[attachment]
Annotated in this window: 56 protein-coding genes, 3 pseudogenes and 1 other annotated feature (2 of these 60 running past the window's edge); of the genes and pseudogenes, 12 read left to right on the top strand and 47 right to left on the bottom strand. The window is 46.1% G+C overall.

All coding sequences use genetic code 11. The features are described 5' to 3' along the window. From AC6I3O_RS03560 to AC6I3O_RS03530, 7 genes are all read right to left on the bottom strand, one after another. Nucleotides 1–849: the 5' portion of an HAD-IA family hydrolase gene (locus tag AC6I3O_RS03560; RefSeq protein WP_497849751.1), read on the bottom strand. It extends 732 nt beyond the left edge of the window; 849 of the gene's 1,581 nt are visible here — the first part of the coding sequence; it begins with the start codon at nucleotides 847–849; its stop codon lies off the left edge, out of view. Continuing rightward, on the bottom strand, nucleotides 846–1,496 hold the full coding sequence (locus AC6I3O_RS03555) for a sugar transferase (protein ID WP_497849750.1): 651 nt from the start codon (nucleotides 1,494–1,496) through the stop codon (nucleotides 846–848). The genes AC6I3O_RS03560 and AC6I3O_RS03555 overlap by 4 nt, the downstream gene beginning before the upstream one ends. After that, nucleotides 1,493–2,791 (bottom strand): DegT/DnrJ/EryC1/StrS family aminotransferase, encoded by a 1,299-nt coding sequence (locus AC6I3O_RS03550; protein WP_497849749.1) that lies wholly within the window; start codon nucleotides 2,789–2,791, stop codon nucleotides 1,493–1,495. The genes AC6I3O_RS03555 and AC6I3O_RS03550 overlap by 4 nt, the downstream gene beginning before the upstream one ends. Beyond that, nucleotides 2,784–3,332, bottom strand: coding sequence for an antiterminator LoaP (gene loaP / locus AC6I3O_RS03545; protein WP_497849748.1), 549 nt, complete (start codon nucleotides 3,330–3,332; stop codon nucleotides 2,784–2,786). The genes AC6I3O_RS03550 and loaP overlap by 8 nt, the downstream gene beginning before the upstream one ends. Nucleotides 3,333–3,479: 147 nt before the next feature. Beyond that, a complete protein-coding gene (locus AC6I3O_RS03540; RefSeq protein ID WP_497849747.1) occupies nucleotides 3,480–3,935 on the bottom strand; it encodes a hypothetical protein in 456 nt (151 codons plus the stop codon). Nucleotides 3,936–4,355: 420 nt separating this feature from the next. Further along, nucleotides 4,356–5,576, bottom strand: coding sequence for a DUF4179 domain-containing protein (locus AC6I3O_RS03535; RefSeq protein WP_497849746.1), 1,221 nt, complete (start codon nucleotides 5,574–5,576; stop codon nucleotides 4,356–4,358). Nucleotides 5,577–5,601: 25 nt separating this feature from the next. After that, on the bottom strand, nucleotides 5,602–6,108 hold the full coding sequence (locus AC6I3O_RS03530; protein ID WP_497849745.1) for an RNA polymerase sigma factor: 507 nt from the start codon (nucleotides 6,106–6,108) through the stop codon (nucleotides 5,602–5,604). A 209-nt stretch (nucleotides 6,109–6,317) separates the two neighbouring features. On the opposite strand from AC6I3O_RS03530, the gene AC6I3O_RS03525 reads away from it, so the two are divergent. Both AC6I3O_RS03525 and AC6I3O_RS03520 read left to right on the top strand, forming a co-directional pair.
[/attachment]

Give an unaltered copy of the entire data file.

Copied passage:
Annotated in this window: 56 protein-coding genes, 3 pseudogenes and 1 other annotated feature (2 of these 60 running past the window's edge); of the genes and pseudogenes, 12 read left to right on the top strand and 47 right to left on the bottom strand. The window is 46.1% G+C overall.

All coding sequences use genetic code 11. The features are described 5' to 3' along the window. From AC6I3O_RS03560 to AC6I3O_RS03530, 7 genes are all read right to left on the bottom strand, one after another. Nucleotides 1–849: the 5' portion of an HAD-IA family hydrolase gene (locus tag AC6I3O_RS03560; RefSeq protein WP_497849751.1), read on the bottom strand. It extends 732 nt beyond the left edge of the window; 849 of the gene's 1,581 nt are visible here — the first part of the coding sequence; it begins with the start codon at nucleotides 847–849; its stop codon lies off the left edge, out of view. Continuing rightward, on the bottom strand, nucleotides 846–1,496 hold the full coding sequence (locus AC6I3O_RS03555) for a sugar transferase (protein ID WP_497849750.1): 651 nt from the start codon (nucleotides 1,494–1,496) through the stop codon (nucleotides 846–848). The genes AC6I3O_RS03560 and AC6I3O_RS03555 overlap by 4 nt, the downstream gene beginning before the upstream one ends. After that, nucleotides 1,493–2,791 (bottom strand): DegT/DnrJ/EryC1/StrS family aminotransferase, encoded by a 1,299-nt coding sequence (locus AC6I3O_RS03550; protein WP_497849749.1) that lies wholly within the window; start codon nucleotides 2,789–2,791, stop codon nucleotides 1,493–1,495. The genes AC6I3O_RS03555 and AC6I3O_RS03550 overlap by 4 nt, the downstream gene beginning before the upstream one ends. Beyond that, nucleotides 2,784–3,332, bottom strand: coding sequence for an antiterminator LoaP (gene loaP / locus AC6I3O_RS03545; protein WP_497849748.1), 549 nt, complete (start codon nucleotides 3,330–3,332; stop codon nucleotides 2,784–2,786). The genes AC6I3O_RS03550 and loaP overlap by 8 nt, the downstream gene beginning before the upstream one ends. Nucleotides 3,333–3,479: 147 nt before the next feature. Beyond that, a complete protein-coding gene (locus AC6I3O_RS03540; RefSeq protein ID WP_497849747.1) occupies nucleotides 3,480–3,935 on the bottom strand; it encodes a hypothetical protein in 456 nt (151 codons plus the stop codon). Nucleotides 3,936–4,355: 420 nt separating this feature from the next. Further along, nucleotides 4,356–5,576, bottom strand: coding sequence for a DUF4179 domain-containing protein (locus AC6I3O_RS03535; RefSeq protein WP_497849746.1), 1,221 nt, complete (start codon nucleotides 5,574–5,576; stop codon nucleotides 4,356–4,358). Nucleotides 5,577–5,601: 25 nt separating this feature from the next. After that, on the bottom strand, nucleotides 5,602–6,108 hold the full coding sequence (locus AC6I3O_RS03530; protein ID WP_497849745.1) for an RNA polymerase sigma factor: 507 nt from the start codon (nucleotides 6,106–6,108) through the stop codon (nucleotides 5,602–5,604). A 209-nt stretch (nucleotides 6,109–6,317) separates the two neighbouring features. On the opposite strand from AC6I3O_RS03530, the gene AC6I3O_RS03525 reads away from it, so the two are divergent. Both AC6I3O_RS03525 and AC6I3O_RS03520 read left to right on the top strand, forming a co-directional pair.